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December 2011 Automobile Insurance Law Update

November 22, 2011 - With their recent decision in Perl v. Meher, the New York State Court of Appeals has provided additional guidance to plaintiff's attorneys in dealing with defense Motions for Summary Judgment on the always troublesome "serious injury threshold". 

As many personal injury practitioners know, the Court of Appeals'  2002 decision in the Toure v. Avis Rent A Car has been used by the defense bar to create the illusion that in order to withstand summary judgment a plaintiff's doctor must provide quantitative measurements of an injured party's restricted range of motion which must be "contemporaneous"  to the accident at issue.  The COA's decision in Perl has removed this illusion as the Court held that Toure imposed no such requirement of contemporaneous quantitative measurements and that they also saw no justification for adding such a requirement to the evaluation of whether the threshold is met.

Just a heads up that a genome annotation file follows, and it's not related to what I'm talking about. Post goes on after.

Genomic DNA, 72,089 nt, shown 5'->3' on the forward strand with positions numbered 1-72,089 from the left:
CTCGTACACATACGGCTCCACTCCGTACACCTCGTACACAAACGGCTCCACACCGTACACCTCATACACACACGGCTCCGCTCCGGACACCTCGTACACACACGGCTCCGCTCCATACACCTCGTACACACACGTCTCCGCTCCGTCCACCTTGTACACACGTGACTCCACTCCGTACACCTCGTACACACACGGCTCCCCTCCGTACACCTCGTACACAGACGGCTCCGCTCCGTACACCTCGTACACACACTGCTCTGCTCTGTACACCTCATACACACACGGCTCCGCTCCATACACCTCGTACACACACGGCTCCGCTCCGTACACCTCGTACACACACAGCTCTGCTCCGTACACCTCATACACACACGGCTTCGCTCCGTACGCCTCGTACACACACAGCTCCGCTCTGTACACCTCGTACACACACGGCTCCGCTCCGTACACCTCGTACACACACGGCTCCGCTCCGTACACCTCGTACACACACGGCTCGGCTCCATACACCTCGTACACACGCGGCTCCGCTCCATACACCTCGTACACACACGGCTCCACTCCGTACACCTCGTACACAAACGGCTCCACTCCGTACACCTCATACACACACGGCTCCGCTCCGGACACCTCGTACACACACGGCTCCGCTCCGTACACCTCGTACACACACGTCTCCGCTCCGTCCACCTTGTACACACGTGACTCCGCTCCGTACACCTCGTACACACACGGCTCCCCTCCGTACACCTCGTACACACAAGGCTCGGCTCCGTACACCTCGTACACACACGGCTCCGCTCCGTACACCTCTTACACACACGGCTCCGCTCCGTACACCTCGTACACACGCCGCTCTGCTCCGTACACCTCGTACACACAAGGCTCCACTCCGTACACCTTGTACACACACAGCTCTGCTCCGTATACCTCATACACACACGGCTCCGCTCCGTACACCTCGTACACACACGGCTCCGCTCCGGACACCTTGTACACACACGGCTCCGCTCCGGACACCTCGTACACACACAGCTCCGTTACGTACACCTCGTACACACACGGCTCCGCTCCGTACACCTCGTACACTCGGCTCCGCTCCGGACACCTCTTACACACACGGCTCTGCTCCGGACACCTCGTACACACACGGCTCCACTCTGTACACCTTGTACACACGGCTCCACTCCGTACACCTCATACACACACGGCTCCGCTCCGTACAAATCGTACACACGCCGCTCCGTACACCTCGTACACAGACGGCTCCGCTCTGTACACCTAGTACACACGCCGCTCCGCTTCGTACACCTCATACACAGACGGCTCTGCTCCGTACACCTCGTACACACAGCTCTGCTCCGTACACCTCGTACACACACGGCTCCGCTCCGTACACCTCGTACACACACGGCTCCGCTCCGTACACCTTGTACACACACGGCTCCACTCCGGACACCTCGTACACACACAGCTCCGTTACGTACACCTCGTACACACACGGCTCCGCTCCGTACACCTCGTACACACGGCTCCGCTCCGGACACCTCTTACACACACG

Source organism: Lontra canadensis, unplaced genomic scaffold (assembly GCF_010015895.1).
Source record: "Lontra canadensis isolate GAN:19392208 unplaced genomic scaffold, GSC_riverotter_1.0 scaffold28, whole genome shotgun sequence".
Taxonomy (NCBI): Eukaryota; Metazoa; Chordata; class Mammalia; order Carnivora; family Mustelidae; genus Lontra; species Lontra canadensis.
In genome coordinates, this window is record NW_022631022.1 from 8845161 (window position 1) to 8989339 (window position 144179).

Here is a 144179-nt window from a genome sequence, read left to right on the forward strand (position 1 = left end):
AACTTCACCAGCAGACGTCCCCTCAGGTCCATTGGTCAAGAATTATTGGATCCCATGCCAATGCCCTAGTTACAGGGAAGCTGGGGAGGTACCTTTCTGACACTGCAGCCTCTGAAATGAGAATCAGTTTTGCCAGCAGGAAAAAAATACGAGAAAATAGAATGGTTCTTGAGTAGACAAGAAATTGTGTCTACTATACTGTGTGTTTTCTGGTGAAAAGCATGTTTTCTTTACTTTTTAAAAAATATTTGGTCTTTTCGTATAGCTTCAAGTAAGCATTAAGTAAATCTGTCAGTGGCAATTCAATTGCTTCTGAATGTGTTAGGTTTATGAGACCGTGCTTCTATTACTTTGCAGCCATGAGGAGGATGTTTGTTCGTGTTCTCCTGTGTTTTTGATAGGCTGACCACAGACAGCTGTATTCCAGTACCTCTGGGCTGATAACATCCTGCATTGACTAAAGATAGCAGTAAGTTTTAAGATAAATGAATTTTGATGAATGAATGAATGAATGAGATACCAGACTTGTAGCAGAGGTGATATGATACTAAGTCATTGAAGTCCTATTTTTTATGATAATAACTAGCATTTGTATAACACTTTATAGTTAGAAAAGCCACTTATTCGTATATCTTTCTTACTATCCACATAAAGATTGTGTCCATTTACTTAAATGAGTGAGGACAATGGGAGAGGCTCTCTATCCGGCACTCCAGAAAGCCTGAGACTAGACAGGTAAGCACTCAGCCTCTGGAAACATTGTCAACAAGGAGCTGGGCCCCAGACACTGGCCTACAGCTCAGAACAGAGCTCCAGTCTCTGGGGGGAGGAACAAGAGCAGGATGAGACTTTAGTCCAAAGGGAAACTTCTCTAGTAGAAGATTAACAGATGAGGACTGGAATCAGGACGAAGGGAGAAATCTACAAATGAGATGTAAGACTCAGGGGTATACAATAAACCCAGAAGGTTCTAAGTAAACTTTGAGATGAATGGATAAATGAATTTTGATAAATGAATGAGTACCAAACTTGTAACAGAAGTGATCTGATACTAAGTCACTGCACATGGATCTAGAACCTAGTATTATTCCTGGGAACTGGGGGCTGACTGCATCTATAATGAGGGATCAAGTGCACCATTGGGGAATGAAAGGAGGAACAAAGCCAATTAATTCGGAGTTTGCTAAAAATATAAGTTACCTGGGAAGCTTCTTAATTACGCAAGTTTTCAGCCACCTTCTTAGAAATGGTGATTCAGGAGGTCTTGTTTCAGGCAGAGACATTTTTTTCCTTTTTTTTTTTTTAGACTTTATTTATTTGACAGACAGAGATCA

The Court went on to recognize the real world situation presented by the fact that most doctors are treating their patients in an effort to help them recover and not in an effort to create a record to help their lawyers survive a Motion for Summary Judgment months or years later.  To this point, the Court stated- "Potential plaintiffs should not be penalized for failing to seek out, immediately after being injured, a doctor who knows how to create the right kind of record for litigation.  A case should not be lost because the doctor who cared for the patient initially was primarily, or only, concerned with treating the injuries.  We therefore reject a rule that would make contemporaneous quantitative measurements a prerequisite to recovery."  To read the Perl decision in its entirety click here.

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